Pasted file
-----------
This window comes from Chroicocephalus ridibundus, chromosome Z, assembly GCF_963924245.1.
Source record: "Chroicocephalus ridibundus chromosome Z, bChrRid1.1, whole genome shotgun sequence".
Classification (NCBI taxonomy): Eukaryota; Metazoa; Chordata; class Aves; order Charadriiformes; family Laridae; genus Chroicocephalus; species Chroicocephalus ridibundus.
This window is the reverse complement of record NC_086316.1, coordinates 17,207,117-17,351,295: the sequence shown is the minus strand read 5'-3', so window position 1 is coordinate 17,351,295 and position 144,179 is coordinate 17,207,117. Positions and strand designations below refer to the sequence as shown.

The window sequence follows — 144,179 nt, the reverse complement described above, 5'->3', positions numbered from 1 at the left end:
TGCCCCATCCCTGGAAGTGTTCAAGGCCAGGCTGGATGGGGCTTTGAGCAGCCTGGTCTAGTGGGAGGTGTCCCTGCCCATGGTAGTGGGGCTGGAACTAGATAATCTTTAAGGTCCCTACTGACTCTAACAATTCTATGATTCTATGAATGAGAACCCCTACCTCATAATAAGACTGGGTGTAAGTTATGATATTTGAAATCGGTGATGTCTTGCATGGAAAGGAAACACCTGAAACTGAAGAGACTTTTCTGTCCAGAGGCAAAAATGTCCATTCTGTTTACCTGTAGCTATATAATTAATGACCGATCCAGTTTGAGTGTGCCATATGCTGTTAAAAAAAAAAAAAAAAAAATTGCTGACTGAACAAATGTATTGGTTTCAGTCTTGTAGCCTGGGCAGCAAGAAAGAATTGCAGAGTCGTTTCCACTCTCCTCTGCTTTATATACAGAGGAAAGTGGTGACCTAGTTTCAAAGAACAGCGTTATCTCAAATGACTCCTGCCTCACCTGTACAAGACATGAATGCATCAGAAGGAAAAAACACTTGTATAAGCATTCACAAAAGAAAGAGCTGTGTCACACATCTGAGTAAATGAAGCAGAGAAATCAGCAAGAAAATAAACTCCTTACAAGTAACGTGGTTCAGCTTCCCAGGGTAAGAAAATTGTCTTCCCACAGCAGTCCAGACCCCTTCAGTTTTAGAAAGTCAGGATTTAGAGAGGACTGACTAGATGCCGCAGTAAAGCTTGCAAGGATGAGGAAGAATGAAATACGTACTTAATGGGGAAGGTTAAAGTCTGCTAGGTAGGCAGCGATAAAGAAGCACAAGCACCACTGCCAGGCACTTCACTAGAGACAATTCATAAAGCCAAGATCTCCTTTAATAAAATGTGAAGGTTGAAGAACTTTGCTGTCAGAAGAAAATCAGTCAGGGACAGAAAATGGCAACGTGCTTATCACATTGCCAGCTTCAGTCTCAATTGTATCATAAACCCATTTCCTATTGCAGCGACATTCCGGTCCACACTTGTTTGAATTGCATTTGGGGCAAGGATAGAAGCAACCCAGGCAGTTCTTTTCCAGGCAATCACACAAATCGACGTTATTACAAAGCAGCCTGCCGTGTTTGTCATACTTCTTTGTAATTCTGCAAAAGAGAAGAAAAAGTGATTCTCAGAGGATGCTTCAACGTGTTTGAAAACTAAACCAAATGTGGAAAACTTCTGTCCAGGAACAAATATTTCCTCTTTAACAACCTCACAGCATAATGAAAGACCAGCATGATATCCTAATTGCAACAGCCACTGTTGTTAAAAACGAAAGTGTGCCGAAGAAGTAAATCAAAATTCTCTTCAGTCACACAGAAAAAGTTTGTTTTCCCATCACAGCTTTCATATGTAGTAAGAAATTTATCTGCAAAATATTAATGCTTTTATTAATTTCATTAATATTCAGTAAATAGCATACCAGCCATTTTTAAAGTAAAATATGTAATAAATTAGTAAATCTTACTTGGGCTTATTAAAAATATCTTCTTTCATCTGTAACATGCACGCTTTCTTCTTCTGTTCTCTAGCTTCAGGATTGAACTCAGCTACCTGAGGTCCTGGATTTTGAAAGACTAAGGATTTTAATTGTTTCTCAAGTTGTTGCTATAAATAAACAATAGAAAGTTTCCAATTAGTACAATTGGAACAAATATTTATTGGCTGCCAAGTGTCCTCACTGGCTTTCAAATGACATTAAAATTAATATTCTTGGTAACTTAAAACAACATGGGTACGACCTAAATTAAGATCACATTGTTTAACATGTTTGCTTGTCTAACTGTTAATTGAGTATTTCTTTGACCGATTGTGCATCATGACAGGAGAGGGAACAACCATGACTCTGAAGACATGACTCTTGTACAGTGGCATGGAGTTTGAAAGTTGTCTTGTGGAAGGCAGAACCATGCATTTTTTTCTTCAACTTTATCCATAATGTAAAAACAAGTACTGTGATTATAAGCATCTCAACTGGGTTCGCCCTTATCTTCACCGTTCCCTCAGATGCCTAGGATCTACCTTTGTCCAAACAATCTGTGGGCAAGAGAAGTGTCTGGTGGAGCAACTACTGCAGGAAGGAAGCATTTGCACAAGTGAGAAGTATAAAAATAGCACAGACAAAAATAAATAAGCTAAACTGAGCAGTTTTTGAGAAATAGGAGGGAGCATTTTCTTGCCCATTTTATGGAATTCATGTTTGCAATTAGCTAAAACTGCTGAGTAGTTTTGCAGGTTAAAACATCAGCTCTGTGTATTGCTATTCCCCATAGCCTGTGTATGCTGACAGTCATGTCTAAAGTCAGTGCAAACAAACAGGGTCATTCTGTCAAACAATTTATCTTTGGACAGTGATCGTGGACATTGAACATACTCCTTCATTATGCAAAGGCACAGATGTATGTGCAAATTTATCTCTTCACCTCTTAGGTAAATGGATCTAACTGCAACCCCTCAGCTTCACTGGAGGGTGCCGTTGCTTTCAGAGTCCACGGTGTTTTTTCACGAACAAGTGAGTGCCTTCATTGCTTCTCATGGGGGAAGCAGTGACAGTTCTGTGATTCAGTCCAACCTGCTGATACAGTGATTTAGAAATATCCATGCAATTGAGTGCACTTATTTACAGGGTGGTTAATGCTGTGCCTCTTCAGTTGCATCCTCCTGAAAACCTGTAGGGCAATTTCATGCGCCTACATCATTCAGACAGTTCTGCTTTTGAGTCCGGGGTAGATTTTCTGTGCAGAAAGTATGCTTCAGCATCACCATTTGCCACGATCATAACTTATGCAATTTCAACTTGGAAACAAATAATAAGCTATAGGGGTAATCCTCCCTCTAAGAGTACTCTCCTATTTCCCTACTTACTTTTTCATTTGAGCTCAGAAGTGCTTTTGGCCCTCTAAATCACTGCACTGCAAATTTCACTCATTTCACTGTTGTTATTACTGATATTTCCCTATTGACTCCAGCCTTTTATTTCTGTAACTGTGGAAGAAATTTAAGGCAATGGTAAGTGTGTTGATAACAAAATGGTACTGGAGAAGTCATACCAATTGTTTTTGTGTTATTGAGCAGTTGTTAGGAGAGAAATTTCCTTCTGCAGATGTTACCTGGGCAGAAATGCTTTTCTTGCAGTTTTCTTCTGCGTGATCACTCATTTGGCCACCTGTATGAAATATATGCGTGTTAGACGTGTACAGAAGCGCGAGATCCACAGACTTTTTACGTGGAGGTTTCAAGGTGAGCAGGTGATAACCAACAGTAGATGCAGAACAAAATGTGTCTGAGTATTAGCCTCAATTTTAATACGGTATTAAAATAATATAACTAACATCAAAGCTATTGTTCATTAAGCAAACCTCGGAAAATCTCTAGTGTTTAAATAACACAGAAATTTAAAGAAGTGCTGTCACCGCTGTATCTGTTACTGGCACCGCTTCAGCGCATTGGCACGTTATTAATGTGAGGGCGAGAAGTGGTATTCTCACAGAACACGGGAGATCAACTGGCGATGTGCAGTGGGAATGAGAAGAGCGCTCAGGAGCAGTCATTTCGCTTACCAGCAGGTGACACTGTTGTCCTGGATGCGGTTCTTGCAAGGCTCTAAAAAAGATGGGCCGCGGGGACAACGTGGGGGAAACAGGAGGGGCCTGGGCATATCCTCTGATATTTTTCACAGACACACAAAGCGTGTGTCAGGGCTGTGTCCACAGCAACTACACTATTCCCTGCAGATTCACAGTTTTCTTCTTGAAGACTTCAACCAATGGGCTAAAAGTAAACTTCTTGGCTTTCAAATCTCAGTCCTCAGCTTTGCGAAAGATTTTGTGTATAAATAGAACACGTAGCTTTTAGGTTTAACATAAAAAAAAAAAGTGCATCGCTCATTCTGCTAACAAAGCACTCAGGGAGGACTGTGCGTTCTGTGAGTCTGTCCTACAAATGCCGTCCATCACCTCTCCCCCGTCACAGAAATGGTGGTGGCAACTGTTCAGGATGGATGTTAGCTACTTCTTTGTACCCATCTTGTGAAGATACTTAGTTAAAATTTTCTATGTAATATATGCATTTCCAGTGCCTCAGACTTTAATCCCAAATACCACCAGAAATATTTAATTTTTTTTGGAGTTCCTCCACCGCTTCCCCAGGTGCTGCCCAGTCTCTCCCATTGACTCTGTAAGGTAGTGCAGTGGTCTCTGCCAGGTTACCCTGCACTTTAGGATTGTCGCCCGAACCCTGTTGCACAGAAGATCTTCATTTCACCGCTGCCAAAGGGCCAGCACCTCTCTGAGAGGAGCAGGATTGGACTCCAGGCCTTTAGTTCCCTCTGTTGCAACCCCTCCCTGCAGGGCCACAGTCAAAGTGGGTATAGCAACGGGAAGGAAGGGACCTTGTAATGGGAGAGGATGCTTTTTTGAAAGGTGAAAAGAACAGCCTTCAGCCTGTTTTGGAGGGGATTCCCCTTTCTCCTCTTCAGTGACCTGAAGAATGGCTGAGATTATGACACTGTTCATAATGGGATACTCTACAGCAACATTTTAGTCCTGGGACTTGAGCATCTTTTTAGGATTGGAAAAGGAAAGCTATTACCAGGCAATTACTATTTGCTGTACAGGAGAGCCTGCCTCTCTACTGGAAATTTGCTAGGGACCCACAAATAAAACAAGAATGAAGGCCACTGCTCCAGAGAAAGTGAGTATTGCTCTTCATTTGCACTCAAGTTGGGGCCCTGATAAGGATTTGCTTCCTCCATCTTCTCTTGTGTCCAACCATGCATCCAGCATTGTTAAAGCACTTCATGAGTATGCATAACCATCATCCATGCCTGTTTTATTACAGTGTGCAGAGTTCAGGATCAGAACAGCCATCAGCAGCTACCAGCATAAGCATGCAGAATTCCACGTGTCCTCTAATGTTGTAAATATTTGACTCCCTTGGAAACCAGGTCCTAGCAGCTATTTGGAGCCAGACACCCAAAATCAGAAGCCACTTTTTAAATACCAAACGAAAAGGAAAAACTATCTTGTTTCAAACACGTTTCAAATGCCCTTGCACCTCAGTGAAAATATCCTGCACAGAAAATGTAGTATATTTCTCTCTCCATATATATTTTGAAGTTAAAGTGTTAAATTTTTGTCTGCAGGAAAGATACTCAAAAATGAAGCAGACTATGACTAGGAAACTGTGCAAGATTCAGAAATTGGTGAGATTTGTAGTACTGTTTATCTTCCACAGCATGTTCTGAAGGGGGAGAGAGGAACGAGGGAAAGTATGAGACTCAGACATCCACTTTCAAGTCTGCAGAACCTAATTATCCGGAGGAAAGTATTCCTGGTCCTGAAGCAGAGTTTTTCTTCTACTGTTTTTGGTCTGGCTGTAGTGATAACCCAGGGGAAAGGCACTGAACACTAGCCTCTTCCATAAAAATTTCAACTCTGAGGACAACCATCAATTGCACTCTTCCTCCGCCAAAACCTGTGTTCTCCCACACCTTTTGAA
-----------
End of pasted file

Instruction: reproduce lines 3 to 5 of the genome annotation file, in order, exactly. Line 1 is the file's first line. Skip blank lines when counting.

Classification (NCBI taxonomy): Eukaryota; Metazoa; Chordata; class Aves; order Charadriiformes; family Laridae; genus Chroicocephalus; species Chroicocephalus ridibundus.
This window is the reverse complement of record NC_086316.1, coordinates 17,207,117-17,351,295: the sequence shown is the minus strand read 5'-3', so window position 1 is coordinate 17,351,295 and position 144,179 is coordinate 17,207,117. Positions and strand designations below refer to the sequence as shown.

The window sequence follows — 144,179 nt, the reverse complement described above, 5'->3', positions numbered from 1 at the left end: